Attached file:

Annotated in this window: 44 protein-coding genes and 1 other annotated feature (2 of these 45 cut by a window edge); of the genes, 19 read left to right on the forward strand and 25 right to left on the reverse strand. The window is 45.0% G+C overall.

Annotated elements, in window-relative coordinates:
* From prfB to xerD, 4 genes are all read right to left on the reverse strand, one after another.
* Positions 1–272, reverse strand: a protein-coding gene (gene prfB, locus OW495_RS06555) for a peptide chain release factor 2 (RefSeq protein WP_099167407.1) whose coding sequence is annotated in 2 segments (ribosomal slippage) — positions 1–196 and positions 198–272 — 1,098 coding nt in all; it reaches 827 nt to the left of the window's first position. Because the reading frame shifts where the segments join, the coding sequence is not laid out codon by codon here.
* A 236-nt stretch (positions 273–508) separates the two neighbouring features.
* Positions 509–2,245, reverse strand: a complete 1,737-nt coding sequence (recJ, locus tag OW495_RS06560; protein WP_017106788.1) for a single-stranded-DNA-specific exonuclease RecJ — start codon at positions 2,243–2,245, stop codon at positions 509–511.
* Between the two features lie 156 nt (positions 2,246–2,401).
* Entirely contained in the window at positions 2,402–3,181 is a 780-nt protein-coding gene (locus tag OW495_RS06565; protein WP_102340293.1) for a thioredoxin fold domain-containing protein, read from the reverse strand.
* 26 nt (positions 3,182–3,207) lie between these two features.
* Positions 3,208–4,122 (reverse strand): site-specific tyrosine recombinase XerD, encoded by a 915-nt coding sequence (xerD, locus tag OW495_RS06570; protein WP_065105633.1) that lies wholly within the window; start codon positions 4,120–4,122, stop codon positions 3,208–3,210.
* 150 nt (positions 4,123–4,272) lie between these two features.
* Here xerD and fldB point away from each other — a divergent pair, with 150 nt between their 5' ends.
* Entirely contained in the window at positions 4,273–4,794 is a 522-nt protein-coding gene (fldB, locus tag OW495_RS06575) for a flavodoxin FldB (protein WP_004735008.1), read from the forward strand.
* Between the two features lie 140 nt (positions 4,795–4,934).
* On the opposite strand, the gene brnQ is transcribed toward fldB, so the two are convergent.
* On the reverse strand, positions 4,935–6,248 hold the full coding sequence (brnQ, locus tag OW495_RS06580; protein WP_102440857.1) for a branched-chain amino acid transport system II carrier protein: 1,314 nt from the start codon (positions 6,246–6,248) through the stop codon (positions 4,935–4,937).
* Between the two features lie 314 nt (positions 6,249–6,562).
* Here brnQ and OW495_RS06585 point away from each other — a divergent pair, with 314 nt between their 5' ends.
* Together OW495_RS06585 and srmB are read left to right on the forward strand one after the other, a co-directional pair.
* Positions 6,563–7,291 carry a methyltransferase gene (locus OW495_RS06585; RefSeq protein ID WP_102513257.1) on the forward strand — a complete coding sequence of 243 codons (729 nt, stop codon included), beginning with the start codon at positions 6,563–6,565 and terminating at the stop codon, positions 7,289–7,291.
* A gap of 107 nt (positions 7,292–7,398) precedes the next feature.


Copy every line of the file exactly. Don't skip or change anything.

Annotated in this window: 44 protein-coding genes and 1 other annotated feature (2 of these 45 cut by a window edge); of the genes, 19 read left to right on the forward strand and 25 right to left on the reverse strand. The window is 45.0% G+C overall.

Annotated elements, in window-relative coordinates:
* From prfB to xerD, 4 genes are all read right to left on the reverse strand, one after another.
* Positions 1–272, reverse strand: a protein-coding gene (gene prfB, locus OW495_RS06555) for a peptide chain release factor 2 (RefSeq protein WP_099167407.1) whose coding sequence is annotated in 2 segments (ribosomal slippage) — positions 1–196 and positions 198–272 — 1,098 coding nt in all; it reaches 827 nt to the left of the window's first position. Because the reading frame shifts where the segments join, the coding sequence is not laid out codon by codon here.
* A 236-nt stretch (positions 273–508) separates the two neighbouring features.
* Positions 509–2,245, reverse strand: a complete 1,737-nt coding sequence (recJ, locus tag OW495_RS06560; protein WP_017106788.1) for a single-stranded-DNA-specific exonuclease RecJ — start codon at positions 2,243–2,245, stop codon at positions 509–511.
* Between the two features lie 156 nt (positions 2,246–2,401).
* Entirely contained in the window at positions 2,402–3,181 is a 780-nt protein-coding gene (locus tag OW495_RS06565; protein WP_102340293.1) for a thioredoxin fold domain-containing protein, read from the reverse strand.
* 26 nt (positions 3,182–3,207) lie between these two features.
* Positions 3,208–4,122 (reverse strand): site-specific tyrosine recombinase XerD, encoded by a 915-nt coding sequence (xerD, locus tag OW495_RS06570; protein WP_065105633.1) that lies wholly within the window; start codon positions 4,120–4,122, stop codon positions 3,208–3,210.
* 150 nt (positions 4,123–4,272) lie between these two features.
* Here xerD and fldB point away from each other — a divergent pair, with 150 nt between their 5' ends.
* Entirely contained in the window at positions 4,273–4,794 is a 522-nt protein-coding gene (fldB, locus tag OW495_RS06575) for a flavodoxin FldB (protein WP_004735008.1), read from the forward strand.
* Between the two features lie 140 nt (positions 4,795–4,934).
* On the opposite strand, the gene brnQ is transcribed toward fldB, so the two are convergent.
* On the reverse strand, positions 4,935–6,248 hold the full coding sequence (brnQ, locus tag OW495_RS06580; protein WP_102440857.1) for a branched-chain amino acid transport system II carrier protein: 1,314 nt from the start codon (positions 6,246–6,248) through the stop codon (positions 4,935–4,937).
* Between the two features lie 314 nt (positions 6,249–6,562).
* Here brnQ and OW495_RS06585 point away from each other — a divergent pair, with 314 nt between their 5' ends.
* Together OW495_RS06585 and srmB are read left to right on the forward strand one after the other, a co-directional pair.
* Positions 6,563–7,291 carry a methyltransferase gene (locus OW495_RS06585; RefSeq protein ID WP_102513257.1) on the forward strand — a complete coding sequence of 243 codons (729 nt, stop codon included), beginning with the start codon at positions 6,563–6,565 and terminating at the stop codon, positions 7,289–7,291.
* A gap of 107 nt (positions 7,292–7,398) precedes the next feature.